If you can believe it, this is just one family. This is my maternal grandfather’s family. The elderly looking woman in the center of the picture actually gave birth to seventeen children – yes I said seventeen. One unfortunately died at a young age. This family picture was taken to commemorate my grandfather’s brother becoming a priest on 26 May 1938.
My grandfather’s father Jonas “John Michael” Grinvalsky was born in current day Slovakia. He and his brother Conrad arrived in New York in 1899 and they moved to Torrington, CT. Anna Zaherek was born in current day Toporec, Slovakia and in 1898 her and her brother James arrived in New York and they moved to Torrington, CT. John Michael Grinvalsky and Anna Zaharek married 9 June of 1900.
In 1901 they had their first child and they would go on to have a total of seventeen. My maternal grandfather was child number eight/ James Jacob Grinvalsky [Yes – I always refer to them by their name and birth order number]. The last child was born in 1926. Family lore says Anna was actually pregnant 20 times, but had three miscarriages. Can you imagine being pregnant for 25 years? Or raising seventeen children? I chalk it up to fertility and devout Catholicism.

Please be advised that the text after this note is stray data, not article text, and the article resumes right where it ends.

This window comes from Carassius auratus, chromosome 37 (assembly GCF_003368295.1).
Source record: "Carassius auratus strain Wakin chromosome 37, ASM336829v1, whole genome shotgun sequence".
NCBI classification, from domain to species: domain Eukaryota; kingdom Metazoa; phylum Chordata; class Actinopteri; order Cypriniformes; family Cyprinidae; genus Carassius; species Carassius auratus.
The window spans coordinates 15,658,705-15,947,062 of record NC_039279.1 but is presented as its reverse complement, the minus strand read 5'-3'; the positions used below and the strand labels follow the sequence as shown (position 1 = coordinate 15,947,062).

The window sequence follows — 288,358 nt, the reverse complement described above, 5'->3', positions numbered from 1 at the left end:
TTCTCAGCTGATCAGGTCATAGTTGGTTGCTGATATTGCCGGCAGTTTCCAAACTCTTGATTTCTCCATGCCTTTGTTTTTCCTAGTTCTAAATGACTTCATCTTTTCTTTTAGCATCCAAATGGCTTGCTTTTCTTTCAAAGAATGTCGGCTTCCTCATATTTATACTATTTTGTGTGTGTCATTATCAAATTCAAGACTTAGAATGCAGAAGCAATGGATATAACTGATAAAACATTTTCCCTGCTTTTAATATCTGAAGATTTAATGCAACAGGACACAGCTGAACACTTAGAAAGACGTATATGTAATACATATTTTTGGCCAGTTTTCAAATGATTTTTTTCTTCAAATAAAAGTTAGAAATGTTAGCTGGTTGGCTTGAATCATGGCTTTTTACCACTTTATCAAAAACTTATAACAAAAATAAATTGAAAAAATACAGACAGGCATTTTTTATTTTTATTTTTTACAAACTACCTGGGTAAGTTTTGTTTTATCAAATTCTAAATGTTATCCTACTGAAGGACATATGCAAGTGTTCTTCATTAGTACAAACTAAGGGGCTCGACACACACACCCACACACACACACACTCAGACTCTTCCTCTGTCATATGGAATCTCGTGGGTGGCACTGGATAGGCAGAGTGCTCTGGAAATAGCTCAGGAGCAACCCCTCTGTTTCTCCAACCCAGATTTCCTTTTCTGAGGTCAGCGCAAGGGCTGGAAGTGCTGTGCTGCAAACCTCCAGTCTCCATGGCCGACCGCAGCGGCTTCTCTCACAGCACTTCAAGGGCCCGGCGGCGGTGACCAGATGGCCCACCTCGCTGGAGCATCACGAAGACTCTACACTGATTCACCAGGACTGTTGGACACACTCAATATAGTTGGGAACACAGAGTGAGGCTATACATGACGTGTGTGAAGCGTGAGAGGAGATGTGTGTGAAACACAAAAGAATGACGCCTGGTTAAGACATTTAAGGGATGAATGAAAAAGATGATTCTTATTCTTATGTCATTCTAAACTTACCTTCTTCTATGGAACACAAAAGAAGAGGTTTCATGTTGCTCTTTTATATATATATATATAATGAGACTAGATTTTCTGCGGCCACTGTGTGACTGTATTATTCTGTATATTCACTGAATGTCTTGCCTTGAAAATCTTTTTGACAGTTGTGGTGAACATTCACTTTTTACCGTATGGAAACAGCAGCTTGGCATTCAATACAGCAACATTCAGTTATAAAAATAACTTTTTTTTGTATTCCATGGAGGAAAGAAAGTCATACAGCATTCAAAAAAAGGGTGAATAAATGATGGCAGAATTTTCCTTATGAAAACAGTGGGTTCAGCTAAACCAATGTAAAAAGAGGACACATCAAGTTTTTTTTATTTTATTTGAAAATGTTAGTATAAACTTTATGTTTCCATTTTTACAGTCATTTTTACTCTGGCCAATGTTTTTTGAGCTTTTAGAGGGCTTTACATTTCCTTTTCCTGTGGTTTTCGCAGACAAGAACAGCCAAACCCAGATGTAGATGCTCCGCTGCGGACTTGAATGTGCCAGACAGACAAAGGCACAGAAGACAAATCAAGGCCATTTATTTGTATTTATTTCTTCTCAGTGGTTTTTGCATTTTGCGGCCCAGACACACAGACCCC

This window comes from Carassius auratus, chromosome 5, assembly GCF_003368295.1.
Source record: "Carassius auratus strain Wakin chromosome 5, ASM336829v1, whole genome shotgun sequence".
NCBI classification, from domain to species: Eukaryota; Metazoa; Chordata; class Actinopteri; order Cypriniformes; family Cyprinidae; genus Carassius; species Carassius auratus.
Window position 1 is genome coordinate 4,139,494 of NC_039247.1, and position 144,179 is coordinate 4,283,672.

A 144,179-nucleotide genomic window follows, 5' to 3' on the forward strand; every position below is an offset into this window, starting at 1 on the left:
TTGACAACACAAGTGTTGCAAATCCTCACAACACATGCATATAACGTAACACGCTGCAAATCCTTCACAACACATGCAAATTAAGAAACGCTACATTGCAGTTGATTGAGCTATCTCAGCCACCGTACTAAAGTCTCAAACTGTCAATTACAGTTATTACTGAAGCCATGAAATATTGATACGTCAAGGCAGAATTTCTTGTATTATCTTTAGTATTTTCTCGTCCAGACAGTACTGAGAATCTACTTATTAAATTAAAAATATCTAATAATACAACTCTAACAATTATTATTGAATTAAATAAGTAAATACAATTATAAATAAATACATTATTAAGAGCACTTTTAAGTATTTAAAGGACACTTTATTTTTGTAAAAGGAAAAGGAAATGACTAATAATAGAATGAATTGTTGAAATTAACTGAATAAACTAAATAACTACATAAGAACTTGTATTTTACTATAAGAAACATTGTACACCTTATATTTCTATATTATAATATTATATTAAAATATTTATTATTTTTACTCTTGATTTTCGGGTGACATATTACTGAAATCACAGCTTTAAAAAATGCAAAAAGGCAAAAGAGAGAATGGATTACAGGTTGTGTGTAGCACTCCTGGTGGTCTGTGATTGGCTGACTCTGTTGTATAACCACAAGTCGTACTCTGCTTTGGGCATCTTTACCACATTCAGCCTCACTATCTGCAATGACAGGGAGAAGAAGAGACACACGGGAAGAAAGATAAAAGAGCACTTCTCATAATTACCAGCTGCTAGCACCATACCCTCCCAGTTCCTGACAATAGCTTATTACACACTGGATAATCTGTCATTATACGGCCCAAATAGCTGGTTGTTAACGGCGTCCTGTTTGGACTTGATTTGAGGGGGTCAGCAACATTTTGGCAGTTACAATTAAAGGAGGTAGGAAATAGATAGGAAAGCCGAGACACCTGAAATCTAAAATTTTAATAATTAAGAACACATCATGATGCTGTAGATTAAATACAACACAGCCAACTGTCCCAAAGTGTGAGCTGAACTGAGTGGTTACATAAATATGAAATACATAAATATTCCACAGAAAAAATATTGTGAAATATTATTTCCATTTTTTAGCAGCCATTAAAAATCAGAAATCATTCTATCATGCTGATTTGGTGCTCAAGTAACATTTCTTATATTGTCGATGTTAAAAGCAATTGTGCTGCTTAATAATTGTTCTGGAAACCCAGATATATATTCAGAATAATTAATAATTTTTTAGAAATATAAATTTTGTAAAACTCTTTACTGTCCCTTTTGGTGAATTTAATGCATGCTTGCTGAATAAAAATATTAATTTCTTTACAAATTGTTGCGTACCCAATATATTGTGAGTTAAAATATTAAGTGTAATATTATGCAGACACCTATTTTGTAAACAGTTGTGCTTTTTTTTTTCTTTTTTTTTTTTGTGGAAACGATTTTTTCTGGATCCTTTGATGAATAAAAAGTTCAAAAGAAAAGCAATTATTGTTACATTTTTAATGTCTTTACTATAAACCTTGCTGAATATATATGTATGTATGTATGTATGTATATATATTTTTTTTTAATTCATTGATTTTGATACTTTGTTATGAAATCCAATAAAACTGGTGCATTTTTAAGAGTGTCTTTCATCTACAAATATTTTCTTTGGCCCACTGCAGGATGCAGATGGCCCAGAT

What I find strange is that the children did not follow suit and have large families. Most of “The Original Seventeen” as I call them only had one or two. My mother is from a family of four which is the second largest besides Dr. Henry Grinvalsky [number 15] and his wife who had ten. Five originals would never even marry. Maybe, growing up in such a large family they decided to have smaller families, however I can only speculate. Unfortunately, all the originals passed before I started researching my family history. On the bright side it’s been fun tracking down cousins I never knew I had and hearing their stories.
In Beloved Memory Of
Margaret Mary “Marge” (Palker) Grinvalsky
Wife of the late Dr. Henry Grinvalsky